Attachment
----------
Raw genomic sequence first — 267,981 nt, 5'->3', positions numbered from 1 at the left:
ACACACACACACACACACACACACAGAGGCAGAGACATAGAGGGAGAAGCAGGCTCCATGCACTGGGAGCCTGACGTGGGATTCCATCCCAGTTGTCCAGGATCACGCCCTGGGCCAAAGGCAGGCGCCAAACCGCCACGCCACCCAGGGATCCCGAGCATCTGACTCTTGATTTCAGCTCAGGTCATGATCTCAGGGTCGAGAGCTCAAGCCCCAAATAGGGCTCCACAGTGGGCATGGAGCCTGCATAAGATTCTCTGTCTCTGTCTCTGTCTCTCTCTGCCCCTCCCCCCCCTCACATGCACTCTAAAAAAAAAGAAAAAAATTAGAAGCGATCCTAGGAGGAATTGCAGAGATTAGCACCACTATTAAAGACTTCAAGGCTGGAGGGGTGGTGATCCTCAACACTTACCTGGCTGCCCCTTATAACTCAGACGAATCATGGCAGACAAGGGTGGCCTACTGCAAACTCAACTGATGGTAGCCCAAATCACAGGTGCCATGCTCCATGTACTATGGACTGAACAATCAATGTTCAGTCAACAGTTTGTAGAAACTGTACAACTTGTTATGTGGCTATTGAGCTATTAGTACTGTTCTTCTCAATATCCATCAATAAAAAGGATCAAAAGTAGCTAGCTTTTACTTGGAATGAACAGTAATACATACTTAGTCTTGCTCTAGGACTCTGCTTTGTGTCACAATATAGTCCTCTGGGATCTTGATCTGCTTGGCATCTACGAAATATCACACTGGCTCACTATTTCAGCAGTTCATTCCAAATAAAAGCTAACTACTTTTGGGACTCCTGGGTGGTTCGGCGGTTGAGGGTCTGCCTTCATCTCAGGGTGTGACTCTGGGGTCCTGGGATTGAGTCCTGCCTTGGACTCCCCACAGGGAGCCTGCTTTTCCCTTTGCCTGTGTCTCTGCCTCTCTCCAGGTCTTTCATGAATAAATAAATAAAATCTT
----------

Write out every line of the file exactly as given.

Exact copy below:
Raw genomic sequence first — 267,981 nt, 5'->3', positions numbered from 1 at the left:
ACACACACACACACACACACACACAGAGGCAGAGACATAGAGGGAGAAGCAGGCTCCATGCACTGGGAGCCTGACGTGGGATTCCATCCCAGTTGTCCAGGATCACGCCCTGGGCCAAAGGCAGGCGCCAAACCGCCACGCCACCCAGGGATCCCGAGCATCTGACTCTTGATTTCAGCTCAGGTCATGATCTCAGGGTCGAGAGCTCAAGCCCCAAATAGGGCTCCACAGTGGGCATGGAGCCTGCATAAGATTCTCTGTCTCTGTCTCTGTCTCTCTCTGCCCCTCCCCCCCCTCACATGCACTCTAAAAAAAAAGAAAAAAATTAGAAGCGATCCTAGGAGGAATTGCAGAGATTAGCACCACTATTAAAGACTTCAAGGCTGGAGGGGTGGTGATCCTCAACACTTACCTGGCTGCCCCTTATAACTCAGACGAATCATGGCAGACAAGGGTGGCCTACTGCAAACTCAACTGATGGTAGCCCAAATCACAGGTGCCATGCTCCATGTACTATGGACTGAACAATCAATGTTCAGTCAACAGTTTGTAGAAACTGTACAACTTGTTATGTGGCTATTGAGCTATTAGTACTGTTCTTCTCAATATCCATCAATAAAAAGGATCAAAAGTAGCTAGCTTTTACTTGGAATGAACAGTAATACATACTTAGTCTTGCTCTAGGACTCTGCTTTGTGTCACAATATAGTCCTCTGGGATCTTGATCTGCTTGGCATCTACGAAATATCACACTGGCTCACTATTTCAGCAGTTCATTCCAAATAAAAGCTAACTACTTTTGGGACTCCTGGGTGGTTCGGCGGTTGAGGGTCTGCCTTCATCTCAGGGTGTGACTCTGGGGTCCTGGGATTGAGTCCTGCCTTGGACTCCCCACAGGGAGCCTGCTTTTCCCTTTGCCTGTGTCTCTGCCTCTCTCCAGGTCTTTCATGAATAAATAAATAAAATCTT